Fig. 10 presents the results of resistance against sulfate attack of conventional control mortar and palm fiber reinforced mortar samples in different ratios. The results are based on the average values obtained from six test specimens per mix. The highest length change at 120 days of immersion is observed in the control mix as well as mortar reinforced with low percentage of palm fiber (i.e. 0.5%); while, mixes with 1.0% and 2.0% appear to be more resilient to length changes. Hence, it can be inferred that higher inclusion of palm fibers within mortars offers better long term durability performance and advantage in resisting sulfate attack.

3.5. Microstructure examinations

Fig. 11 depicts some of the SEM micrographs obtained from this study which sheds some light on the tensile failure

Days 0 28 Days

0.0 0.5 1.0 2.0 Palm Fiber Ratio (°/o)

Fig. 8. The effect of palm fiber ratio on flexural strength of mortar samples.

8 N.G. Ozerkan et al. / International Journal of Sustainable Built Environment xxx (2014) xxx-xxx

Untested Failed sample undergone

Sample type tensile testing

_ H [4f w Kw

r- ' J*

. _ „1»^.: Ji B ÂMSiMi

ê'PÎÉmtr iÛ vil

Untreated bundled fiber MMfiftr iWJ jjK -4m^m m f ImfâjL iilMI 4/28/2013 mag WD HV del mode -200 pm-

0.173% Ca(OH)2 treated y ' M UmU jé / AwfnPÊ^

bundled fiber fil! -'M'iMïà

MwlldiTMIFl rT IiMIIILr.ki'iJy.....„!,-■ .......... Il Imi .•..■ ' ■ »vu.™

0.173% NaOH treated il • vw ■ !■ . M"

bundled fiber BB j^f ^ r1 J 4/28/2013 mai WD HV del mode - 200 pm —

mJIOIVM IT 1 IMII ,1. ,-„■. ',!•, ,■

__ 1 )

2.0% NaOH treated bundled 1

fiber H man WT1 HV tint mnrte -XIO 11m-

IL-LMinilllMNIIHII M

Fig. 11. Typical SEM micrographs for representative untreated and treated bundled fibers at x500 magnification.

445 behavior of the treated and untreated bundled fibers. It can

446 be observed that as the concentration of the treatment

447 increased (i.e. 2.0% NaOH), the fibers became more brittle

448 and this agrees with the tensile stress-strain profiles

449 reported in the previous sections. Also, while comparing

450 the failure morphologies of the 0.173% Ca(OH)2 vs. the

451 0.173% NaOH, the contribution of the individual bundle

452 fibers in resisting the tension is more conspicuous in the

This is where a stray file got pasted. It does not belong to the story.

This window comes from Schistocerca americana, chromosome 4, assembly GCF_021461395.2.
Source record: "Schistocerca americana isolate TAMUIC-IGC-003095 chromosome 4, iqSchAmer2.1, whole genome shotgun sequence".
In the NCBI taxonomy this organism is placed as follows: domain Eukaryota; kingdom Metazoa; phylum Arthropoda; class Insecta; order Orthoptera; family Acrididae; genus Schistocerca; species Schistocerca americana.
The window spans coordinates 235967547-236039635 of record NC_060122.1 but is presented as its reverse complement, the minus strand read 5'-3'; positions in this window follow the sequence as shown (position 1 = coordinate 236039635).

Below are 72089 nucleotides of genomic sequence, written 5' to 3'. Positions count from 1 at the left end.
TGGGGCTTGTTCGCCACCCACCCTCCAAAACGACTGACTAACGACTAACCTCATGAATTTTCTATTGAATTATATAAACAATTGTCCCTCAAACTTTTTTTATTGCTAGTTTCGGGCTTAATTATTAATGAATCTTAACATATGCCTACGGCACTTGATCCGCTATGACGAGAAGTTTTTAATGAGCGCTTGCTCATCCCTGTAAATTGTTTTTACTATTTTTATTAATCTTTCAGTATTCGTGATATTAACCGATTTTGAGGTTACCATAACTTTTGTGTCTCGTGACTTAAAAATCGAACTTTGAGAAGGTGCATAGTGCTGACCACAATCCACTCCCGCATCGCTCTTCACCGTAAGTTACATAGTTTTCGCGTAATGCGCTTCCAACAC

former samples; a behavior that is considered favorable 453

for mortar and concrete applications. This supports our 454

choice of 0.173% Ca(OH)2 treatment for mortar studies. 455

Typical SEM micrographs from the mortar mix cured 456

up to 28 days have been presented in Fig. 12. The abun- 457

dance of fiber bundles is observed to increase progressively 458

with their inclusion in the mixes. Moreover, the treated 459

fibers appear to remain intact within the cement matrix. 460

N.G. Ozerkan et al. /International Journal of Sustainable Built Environment xxx (2014) xxx-xxx 9

Fig. 12. Scanning electron micrographs of the 28-day mortar mixes (with and without fiber inclusion) at two different magnifications.

461 Also, the dense morphology of the CSH gel which is the

462 product of complete hydration of cement is visible in the

463 images indicating that the hydration progressed normally

464 despite the inclusion of the fibers in the mixes.

465 X-ray diffraction of the mortar mixes cured up to

466 28 days has been compared in Fig. 13. Although some

467 peaks of early hydration products such as portlandite (p),

ettringite (e) and gypsum (g) were observed, their relative 468

intensities were significantly low again supporting the 469

above argument that the treated fibers remained within 470

the cement matrix without hindering the hydration 471

processes. Calcite (c) peaks were observed which can be 472

attributed to carbonation while the conspicuous peaks of 473

quartz (q) can be attributed to the sand (i.e. fine 474

N.G. Ozerkan et al. /International Journal of Sustainable Built Environment xxx (2014) xxx-xxx

Fig. 13. X-ray diffractograms for mortar mixes (with and without fiber inclusion) at 28 days.

Angular Range (

Fig. 14. X-ray diffractograms for mortar mixes (with and without fiber inclusion) subjected to sulfate attack at 120 days.

475 aggregates) present in the mortar mixes. Hence, although

476 the preferential orientation/crystallinity was slightly differ-

477 ent, no phase change was observed between the mixes.

478 In contrast, X-ray diffraction of the mortar mixes sub-

479 jected to sulfate attack was carried out and compared in